Before the pandemic, working from home was a fringe concept in workplace organizations. Yet when coronavirus came to the US, 95% of office workers transitioned to remote work at least part-time. After an extended trial period that has yet to end fully, 97% now say they prefer to work remotely. Remote work eliminates commute, improves work-life balance, and opens up more time for one’s family. Once again, technology has made the workplace less cumbersome and more efficient.
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Businesses want to incorporate remote work just as much as their workers do. For every employee a company allows to work from home 2 or 3 days a week, they save $11,000 in office overhead and labor-related costs. While they may foresee a different balance between remote and in-person, most businesses want to incorporate remote elements into their permanent working model. Since only 37% of US jobs can be done entirely at home, interest in hybrid workplace models grows across industries.
A hybrid workplace can take many forms. Some businesses may sometimes bring everyone into the office, while others only ask their leadership to come in. Some may centrally plan who is in the office when, while others leave it to the employee. The exact balance of remote to in-person matters less than ensuring that the new arrangement meets both employee and manager needs.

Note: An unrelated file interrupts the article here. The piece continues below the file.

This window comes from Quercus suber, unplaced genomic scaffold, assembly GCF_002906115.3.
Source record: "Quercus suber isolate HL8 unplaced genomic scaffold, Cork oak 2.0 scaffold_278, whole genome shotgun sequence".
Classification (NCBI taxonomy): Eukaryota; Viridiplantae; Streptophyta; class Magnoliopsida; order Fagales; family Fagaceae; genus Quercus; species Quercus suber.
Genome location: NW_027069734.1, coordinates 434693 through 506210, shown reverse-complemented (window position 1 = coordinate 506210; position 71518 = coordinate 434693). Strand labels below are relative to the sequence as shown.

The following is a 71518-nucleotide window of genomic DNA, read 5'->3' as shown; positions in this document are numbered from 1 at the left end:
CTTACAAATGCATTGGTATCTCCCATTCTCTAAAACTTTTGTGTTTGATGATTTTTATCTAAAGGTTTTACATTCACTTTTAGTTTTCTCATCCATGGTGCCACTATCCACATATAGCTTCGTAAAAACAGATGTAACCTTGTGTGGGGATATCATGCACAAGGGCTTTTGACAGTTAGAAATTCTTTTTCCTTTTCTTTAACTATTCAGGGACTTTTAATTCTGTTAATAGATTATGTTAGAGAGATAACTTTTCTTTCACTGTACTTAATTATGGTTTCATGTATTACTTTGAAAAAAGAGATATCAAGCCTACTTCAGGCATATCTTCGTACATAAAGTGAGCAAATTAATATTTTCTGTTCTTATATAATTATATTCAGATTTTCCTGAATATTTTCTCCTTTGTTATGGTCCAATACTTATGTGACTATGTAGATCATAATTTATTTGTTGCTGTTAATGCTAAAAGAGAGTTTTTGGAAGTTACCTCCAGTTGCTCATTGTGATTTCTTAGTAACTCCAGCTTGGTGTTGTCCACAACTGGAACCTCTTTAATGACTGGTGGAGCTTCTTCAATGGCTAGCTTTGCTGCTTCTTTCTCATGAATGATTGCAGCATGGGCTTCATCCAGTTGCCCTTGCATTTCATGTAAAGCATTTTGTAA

Creating a hybrid workplace requires the integration of digital and physical like never before. Designing meeting rooms with microphones, speakers, lighting, and displays will make teleconferencing as seamless as possible. Display remote attendees on a screen separate from shared content to give them their own space in the room. Embracing hybrid work as the future means rethinking how offices currently use technology. Collaboration improves when the needs of all parties are considered.
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